The 75 percent tuition hike was shelved as a result of the protests.

“We could let Congress do this for us and we will get tiny reforms around the edges,” Gokey said, “Or we could organize, make real sacrifices and solve the problems ourselves.”

This sentiment is shared by Fiorentino.

“What (reform) would take is for students to make their demands heard by their elected officials, but it’s not going to happen until people with this debt start making themselves heard,” he said.

The total of all tuition debt in the US hovers over $1 trillion, according to the Rolling Jubilee’s website, and it is a debt that cannot be paid.

Gokey, who joined Occupy Wall Street and Strike Debt after listening to his students at Syracuse University speak about their own student debt, is inspired by the dilemma that many college students face, pointing out that “because I had the audacity to try to get an education, other people will make money.”

According to Gokey, it would cost $12.4 billion annually to make all two- and four-year schools free for students. He argues that although the number sounds large, it is merely a “rounding error for government.”

After a recent audit conducted on itself, the Pentagon acknowledged that it wastes $70 billion annually. If Gokey’s calculations are correct, that money could cover tuition costs for American colleges for five years.

“It’s not that we’ve been living beyond our means,” Gokey said. “It’s that we’ve been denied the means in which to live our lives.”

There have been several attempts to reform the student loan system.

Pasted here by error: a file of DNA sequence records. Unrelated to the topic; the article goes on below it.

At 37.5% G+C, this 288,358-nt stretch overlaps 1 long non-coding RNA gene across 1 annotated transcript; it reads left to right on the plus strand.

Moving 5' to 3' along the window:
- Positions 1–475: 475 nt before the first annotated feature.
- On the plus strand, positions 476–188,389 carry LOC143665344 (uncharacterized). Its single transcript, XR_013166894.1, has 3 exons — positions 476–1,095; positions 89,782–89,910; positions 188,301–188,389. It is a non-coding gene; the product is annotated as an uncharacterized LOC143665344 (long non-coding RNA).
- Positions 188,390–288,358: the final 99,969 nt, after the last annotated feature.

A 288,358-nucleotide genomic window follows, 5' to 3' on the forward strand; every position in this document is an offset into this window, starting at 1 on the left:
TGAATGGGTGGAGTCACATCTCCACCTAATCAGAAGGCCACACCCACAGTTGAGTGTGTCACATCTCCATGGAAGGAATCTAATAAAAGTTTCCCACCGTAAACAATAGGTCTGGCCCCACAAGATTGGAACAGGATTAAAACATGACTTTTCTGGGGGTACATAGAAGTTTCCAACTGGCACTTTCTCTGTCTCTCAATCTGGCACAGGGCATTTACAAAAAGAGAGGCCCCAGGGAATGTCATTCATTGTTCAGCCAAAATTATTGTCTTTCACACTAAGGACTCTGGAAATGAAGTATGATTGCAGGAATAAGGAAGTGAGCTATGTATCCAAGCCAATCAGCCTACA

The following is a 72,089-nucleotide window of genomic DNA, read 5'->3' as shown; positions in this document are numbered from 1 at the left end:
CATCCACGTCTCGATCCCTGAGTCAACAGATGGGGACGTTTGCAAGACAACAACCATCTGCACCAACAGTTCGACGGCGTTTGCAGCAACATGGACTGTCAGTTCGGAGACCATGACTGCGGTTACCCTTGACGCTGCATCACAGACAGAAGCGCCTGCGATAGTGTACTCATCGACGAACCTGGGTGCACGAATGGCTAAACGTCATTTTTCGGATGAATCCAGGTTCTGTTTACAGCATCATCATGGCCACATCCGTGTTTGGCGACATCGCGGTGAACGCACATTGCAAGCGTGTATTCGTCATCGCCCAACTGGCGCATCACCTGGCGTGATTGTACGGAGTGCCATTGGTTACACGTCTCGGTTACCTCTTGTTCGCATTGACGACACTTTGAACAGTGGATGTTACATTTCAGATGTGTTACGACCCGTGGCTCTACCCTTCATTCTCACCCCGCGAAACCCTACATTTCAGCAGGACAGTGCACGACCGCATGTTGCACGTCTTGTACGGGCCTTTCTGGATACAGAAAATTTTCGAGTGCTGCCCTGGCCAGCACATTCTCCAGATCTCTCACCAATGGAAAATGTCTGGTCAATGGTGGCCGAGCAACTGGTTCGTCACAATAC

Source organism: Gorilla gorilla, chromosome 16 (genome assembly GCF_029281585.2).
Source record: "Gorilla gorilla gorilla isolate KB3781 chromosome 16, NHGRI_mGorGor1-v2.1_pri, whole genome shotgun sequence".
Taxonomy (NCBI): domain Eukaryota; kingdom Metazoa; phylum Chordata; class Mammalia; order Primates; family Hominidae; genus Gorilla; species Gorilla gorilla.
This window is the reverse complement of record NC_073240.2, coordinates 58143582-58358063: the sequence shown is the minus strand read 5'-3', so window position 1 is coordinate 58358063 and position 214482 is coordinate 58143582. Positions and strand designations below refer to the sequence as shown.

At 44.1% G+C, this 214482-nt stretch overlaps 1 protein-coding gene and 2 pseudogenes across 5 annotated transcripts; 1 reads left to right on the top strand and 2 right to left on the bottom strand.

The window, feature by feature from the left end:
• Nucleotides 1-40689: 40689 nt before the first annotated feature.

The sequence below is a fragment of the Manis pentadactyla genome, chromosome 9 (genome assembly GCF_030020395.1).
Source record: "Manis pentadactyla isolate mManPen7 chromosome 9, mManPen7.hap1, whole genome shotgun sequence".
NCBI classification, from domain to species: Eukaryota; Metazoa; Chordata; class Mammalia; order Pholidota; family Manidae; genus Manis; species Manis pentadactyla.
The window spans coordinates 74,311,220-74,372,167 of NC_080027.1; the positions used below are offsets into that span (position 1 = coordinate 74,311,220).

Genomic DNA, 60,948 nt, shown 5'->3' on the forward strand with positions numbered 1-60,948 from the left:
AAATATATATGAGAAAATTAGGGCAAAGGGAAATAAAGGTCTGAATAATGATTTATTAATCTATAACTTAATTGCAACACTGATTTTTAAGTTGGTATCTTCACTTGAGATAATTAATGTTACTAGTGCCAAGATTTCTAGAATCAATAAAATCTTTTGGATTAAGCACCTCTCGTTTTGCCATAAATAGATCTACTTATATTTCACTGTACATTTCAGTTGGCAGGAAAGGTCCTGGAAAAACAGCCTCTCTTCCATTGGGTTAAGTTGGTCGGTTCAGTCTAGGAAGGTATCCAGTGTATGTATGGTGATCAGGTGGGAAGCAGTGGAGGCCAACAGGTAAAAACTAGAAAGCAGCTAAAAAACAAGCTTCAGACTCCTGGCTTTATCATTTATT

In Oregon, the proposed Pay It Forward Program would allow students to attend college tuition-free, but would require they pay 0.75 percent of their annual income per year of schooling for twenty to twenty-five years after graduation. According to Gokey, this policy would actually increase tuition by $7,000 depending on an individual’s income.

Gokey offered numerous examples of proposed reform, but argued that none of the proposals targeted the primary issue.

“You all (students) have your feet stuck in cement shoes and you’re being thrown out of a boat into a lake that is one hundred feet deep, and now Congress is coming along and saying ‘This is a travesty, from now on we will make sure that students are only drowned in lakes that are no more than ninety-five feet deep,’” Gokey said.

Paul Dolmon, a student representative on the University YMCA’s board of governors, was one of many people responsible for inviting Gokey to speak on campus. He believes that Gokey showed students a different side to the problems surrounding debt.

“We talk a lot about our national debt to other nations,” Dolmon said. “But I think what’s more important is our personal debt to each other, from individuals to businesses, and that doesn’t get as much attention as it should.”

Dolmon also mentioned that he has seen much more interest in the student debt issue than in past years.

Strike Debt and the Rolling Jubilee are vehicles to punch holes in the moral of paying debts, according to Gokey. The members of Strike Debt believe that a hierarchy of debt exists and that morality should play a larger role in setting that hierarchy than policy.

“Which debts do we really owe, and which debts don’t we owe? Which debts are just and should be paid, and which debts should be refused?” Gokey said.

Chris can be reached at [email protected].